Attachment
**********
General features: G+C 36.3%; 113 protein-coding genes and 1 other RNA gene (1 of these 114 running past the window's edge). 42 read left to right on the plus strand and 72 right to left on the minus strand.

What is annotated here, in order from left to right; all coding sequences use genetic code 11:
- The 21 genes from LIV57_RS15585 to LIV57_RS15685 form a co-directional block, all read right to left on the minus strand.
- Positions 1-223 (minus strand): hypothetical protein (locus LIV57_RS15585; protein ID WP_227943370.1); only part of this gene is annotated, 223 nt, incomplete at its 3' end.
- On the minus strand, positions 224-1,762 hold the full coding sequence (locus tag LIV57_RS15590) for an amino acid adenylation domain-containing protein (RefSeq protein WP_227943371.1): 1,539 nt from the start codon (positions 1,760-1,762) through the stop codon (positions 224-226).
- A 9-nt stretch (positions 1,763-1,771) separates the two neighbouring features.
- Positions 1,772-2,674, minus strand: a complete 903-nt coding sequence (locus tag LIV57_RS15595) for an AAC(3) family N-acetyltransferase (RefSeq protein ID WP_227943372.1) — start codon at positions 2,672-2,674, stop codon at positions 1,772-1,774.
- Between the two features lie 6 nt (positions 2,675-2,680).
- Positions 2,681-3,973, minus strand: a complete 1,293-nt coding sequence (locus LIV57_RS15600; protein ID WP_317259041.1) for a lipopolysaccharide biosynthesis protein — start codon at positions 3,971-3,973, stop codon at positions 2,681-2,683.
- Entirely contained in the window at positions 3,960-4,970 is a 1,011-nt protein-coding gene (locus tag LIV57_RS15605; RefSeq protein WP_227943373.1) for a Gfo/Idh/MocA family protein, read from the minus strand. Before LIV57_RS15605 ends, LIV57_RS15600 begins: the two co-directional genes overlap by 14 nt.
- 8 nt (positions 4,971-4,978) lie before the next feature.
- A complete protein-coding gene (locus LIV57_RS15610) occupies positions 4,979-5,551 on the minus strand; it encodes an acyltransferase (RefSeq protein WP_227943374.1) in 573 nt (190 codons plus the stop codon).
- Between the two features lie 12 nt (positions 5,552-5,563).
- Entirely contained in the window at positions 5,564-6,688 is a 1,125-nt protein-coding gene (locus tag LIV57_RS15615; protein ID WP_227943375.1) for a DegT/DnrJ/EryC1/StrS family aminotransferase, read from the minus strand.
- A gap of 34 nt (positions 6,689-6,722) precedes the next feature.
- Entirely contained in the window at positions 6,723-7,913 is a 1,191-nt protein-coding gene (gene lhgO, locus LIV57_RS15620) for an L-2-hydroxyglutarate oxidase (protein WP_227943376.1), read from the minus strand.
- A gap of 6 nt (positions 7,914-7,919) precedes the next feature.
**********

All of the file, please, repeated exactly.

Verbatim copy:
General features: G+C 36.3%; 113 protein-coding genes and 1 other RNA gene (1 of these 114 running past the window's edge). 42 read left to right on the plus strand and 72 right to left on the minus strand.

What is annotated here, in order from left to right; all coding sequences use genetic code 11:
- The 21 genes from LIV57_RS15585 to LIV57_RS15685 form a co-directional block, all read right to left on the minus strand.
- Positions 1-223 (minus strand): hypothetical protein (locus LIV57_RS15585; protein ID WP_227943370.1); only part of this gene is annotated, 223 nt, incomplete at its 3' end.
- On the minus strand, positions 224-1,762 hold the full coding sequence (locus tag LIV57_RS15590) for an amino acid adenylation domain-containing protein (RefSeq protein WP_227943371.1): 1,539 nt from the start codon (positions 1,760-1,762) through the stop codon (positions 224-226).
- A 9-nt stretch (positions 1,763-1,771) separates the two neighbouring features.
- Positions 1,772-2,674, minus strand: a complete 903-nt coding sequence (locus tag LIV57_RS15595) for an AAC(3) family N-acetyltransferase (RefSeq protein ID WP_227943372.1) — start codon at positions 2,672-2,674, stop codon at positions 1,772-1,774.
- Between the two features lie 6 nt (positions 2,675-2,680).
- Positions 2,681-3,973, minus strand: a complete 1,293-nt coding sequence (locus LIV57_RS15600; protein ID WP_317259041.1) for a lipopolysaccharide biosynthesis protein — start codon at positions 3,971-3,973, stop codon at positions 2,681-2,683.
- Entirely contained in the window at positions 3,960-4,970 is a 1,011-nt protein-coding gene (locus tag LIV57_RS15605; RefSeq protein WP_227943373.1) for a Gfo/Idh/MocA family protein, read from the minus strand. Before LIV57_RS15605 ends, LIV57_RS15600 begins: the two co-directional genes overlap by 14 nt.
- 8 nt (positions 4,971-4,978) lie before the next feature.
- A complete protein-coding gene (locus LIV57_RS15610) occupies positions 4,979-5,551 on the minus strand; it encodes an acyltransferase (RefSeq protein WP_227943374.1) in 573 nt (190 codons plus the stop codon).
- Between the two features lie 12 nt (positions 5,552-5,563).
- Entirely contained in the window at positions 5,564-6,688 is a 1,125-nt protein-coding gene (locus tag LIV57_RS15615; protein ID WP_227943375.1) for a DegT/DnrJ/EryC1/StrS family aminotransferase, read from the minus strand.
- A gap of 34 nt (positions 6,689-6,722) precedes the next feature.
- Entirely contained in the window at positions 6,723-7,913 is a 1,191-nt protein-coding gene (gene lhgO, locus LIV57_RS15620) for an L-2-hydroxyglutarate oxidase (protein WP_227943376.1), read from the minus strand.
- A gap of 6 nt (positions 7,914-7,919) precedes the next feature.